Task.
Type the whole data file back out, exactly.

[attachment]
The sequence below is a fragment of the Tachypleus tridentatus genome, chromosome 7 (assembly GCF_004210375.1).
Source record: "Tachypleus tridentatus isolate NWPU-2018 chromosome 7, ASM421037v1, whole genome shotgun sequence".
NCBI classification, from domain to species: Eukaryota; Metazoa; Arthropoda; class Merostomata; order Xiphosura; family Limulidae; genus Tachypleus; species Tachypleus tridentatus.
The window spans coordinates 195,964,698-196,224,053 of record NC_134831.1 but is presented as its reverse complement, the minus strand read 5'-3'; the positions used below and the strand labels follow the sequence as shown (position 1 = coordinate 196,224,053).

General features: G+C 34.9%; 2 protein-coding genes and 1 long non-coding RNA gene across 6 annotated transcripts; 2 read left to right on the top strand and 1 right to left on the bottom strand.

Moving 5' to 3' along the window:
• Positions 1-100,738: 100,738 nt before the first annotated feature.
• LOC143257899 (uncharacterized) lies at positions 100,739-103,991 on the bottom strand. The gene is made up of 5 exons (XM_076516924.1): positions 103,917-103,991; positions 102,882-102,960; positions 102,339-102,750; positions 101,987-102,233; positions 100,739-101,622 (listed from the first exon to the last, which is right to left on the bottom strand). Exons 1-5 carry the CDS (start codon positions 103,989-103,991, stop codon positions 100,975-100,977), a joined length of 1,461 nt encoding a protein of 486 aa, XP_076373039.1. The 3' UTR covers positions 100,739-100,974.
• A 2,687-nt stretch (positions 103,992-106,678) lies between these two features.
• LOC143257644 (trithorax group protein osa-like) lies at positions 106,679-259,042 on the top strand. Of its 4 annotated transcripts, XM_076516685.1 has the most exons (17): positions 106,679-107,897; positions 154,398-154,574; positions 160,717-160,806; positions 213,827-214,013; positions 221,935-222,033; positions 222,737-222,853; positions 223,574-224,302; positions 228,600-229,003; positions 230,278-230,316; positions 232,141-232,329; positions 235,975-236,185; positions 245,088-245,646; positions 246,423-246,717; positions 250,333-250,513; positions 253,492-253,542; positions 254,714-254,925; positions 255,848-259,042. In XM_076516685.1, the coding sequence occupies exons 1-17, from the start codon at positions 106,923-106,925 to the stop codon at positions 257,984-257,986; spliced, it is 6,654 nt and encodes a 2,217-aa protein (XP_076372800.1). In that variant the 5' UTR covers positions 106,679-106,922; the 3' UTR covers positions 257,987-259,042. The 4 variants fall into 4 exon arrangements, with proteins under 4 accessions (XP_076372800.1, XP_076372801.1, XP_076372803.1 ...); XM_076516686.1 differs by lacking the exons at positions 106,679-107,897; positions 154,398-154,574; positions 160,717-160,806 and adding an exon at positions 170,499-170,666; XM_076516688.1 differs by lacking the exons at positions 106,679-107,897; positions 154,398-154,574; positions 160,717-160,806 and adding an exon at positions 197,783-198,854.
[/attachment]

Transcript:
The sequence below is a fragment of the Tachypleus tridentatus genome, chromosome 7 (assembly GCF_004210375.1).
Source record: "Tachypleus tridentatus isolate NWPU-2018 chromosome 7, ASM421037v1, whole genome shotgun sequence".
NCBI classification, from domain to species: Eukaryota; Metazoa; Arthropoda; class Merostomata; order Xiphosura; family Limulidae; genus Tachypleus; species Tachypleus tridentatus.
The window spans coordinates 195,964,698-196,224,053 of record NC_134831.1 but is presented as its reverse complement, the minus strand read 5'-3'; the positions used below and the strand labels follow the sequence as shown (position 1 = coordinate 196,224,053).

General features: G+C 34.9%; 2 protein-coding genes and 1 long non-coding RNA gene across 6 annotated transcripts; 2 read left to right on the top strand and 1 right to left on the bottom strand.

Moving 5' to 3' along the window:
• Positions 1-100,738: 100,738 nt before the first annotated feature.
• LOC143257899 (uncharacterized) lies at positions 100,739-103,991 on the bottom strand. The gene is made up of 5 exons (XM_076516924.1): positions 103,917-103,991; positions 102,882-102,960; positions 102,339-102,750; positions 101,987-102,233; positions 100,739-101,622 (listed from the first exon to the last, which is right to left on the bottom strand). Exons 1-5 carry the CDS (start codon positions 103,989-103,991, stop codon positions 100,975-100,977), a joined length of 1,461 nt encoding a protein of 486 aa, XP_076373039.1. The 3' UTR covers positions 100,739-100,974.
• A 2,687-nt stretch (positions 103,992-106,678) lies between these two features.
• LOC143257644 (trithorax group protein osa-like) lies at positions 106,679-259,042 on the top strand. Of its 4 annotated transcripts, XM_076516685.1 has the most exons (17): positions 106,679-107,897; positions 154,398-154,574; positions 160,717-160,806; positions 213,827-214,013; positions 221,935-222,033; positions 222,737-222,853; positions 223,574-224,302; positions 228,600-229,003; positions 230,278-230,316; positions 232,141-232,329; positions 235,975-236,185; positions 245,088-245,646; positions 246,423-246,717; positions 250,333-250,513; positions 253,492-253,542; positions 254,714-254,925; positions 255,848-259,042. In XM_076516685.1, the coding sequence occupies exons 1-17, from the start codon at positions 106,923-106,925 to the stop codon at positions 257,984-257,986; spliced, it is 6,654 nt and encodes a 2,217-aa protein (XP_076372800.1). In that variant the 5' UTR covers positions 106,679-106,922; the 3' UTR covers positions 257,987-259,042. The 4 variants fall into 4 exon arrangements, with proteins under 4 accessions (XP_076372800.1, XP_076372801.1, XP_076372803.1 ...); XM_076516686.1 differs by lacking the exons at positions 106,679-107,897; positions 154,398-154,574; positions 160,717-160,806 and adding an exon at positions 170,499-170,666; XM_076516688.1 differs by lacking the exons at positions 106,679-107,897; positions 154,398-154,574; positions 160,717-160,806 and adding an exon at positions 197,783-198,854.